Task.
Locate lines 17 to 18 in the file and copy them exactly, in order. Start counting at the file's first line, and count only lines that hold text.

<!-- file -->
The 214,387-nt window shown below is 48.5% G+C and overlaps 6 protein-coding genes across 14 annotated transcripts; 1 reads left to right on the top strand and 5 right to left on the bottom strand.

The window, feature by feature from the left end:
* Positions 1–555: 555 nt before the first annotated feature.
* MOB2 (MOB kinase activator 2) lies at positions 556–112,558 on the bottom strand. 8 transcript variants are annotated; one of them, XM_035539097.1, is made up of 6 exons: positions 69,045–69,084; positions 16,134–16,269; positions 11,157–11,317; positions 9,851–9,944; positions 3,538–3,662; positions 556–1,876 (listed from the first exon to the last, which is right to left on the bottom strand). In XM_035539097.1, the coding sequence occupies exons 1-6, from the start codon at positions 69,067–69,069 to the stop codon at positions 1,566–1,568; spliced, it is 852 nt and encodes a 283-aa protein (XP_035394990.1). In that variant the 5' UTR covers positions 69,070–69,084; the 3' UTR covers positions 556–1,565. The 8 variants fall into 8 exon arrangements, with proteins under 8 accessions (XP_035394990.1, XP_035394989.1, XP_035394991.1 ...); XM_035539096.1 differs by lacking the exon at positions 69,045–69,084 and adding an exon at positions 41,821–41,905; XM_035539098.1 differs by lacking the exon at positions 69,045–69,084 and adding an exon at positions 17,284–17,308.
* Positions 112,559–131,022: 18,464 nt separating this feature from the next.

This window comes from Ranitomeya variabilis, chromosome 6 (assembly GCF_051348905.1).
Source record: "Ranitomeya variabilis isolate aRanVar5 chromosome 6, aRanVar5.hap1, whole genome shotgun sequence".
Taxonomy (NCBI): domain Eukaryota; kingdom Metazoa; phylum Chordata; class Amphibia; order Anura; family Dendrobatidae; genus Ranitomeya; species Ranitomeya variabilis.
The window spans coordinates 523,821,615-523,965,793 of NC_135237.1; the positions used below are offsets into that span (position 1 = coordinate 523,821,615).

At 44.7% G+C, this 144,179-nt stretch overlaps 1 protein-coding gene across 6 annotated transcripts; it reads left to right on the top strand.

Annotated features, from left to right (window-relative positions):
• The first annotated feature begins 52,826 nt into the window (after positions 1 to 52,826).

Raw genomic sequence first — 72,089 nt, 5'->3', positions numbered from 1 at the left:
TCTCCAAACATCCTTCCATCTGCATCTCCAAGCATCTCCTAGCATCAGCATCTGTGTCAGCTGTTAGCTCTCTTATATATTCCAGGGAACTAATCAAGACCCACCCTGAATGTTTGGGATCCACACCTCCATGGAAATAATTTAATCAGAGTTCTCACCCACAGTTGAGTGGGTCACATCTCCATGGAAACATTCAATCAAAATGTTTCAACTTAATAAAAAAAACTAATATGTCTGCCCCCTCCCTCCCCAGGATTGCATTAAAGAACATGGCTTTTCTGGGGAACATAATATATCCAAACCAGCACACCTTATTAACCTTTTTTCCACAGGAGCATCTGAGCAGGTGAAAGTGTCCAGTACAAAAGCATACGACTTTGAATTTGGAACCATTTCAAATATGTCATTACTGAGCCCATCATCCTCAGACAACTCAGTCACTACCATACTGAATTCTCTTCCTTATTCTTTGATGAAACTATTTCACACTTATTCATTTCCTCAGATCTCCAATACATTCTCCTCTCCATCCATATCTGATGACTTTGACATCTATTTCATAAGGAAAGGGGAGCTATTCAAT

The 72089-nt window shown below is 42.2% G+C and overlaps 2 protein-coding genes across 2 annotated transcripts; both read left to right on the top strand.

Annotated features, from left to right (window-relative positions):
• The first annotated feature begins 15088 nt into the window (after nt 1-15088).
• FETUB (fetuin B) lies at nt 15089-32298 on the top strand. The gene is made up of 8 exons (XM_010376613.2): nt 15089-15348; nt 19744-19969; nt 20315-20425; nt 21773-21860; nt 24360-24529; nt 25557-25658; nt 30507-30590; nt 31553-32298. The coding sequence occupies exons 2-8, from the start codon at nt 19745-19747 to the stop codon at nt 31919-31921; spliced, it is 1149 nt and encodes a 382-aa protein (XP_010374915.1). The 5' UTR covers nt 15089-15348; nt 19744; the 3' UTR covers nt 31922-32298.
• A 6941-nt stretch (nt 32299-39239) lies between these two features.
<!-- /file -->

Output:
• The first annotated feature begins 15088 nt into the window (after nt 1-15088).
• FETUB (fetuin B) lies at nt 15089-32298 on the top strand. The gene is made up of 8 exons (XM_010376613.2): nt 15089-15348; nt 19744-19969; nt 20315-20425; nt 21773-21860; nt 24360-24529; nt 25557-25658; nt 30507-30590; nt 31553-32298. The coding sequence occupies exons 2-8, from the start codon at nt 19745-19747 to the stop codon at nt 31919-31921; spliced, it is 1149 nt and encodes a 382-aa protein (XP_010374915.1). The 5' UTR covers nt 15089-15348; nt 19744; the 3' UTR covers nt 31922-32298.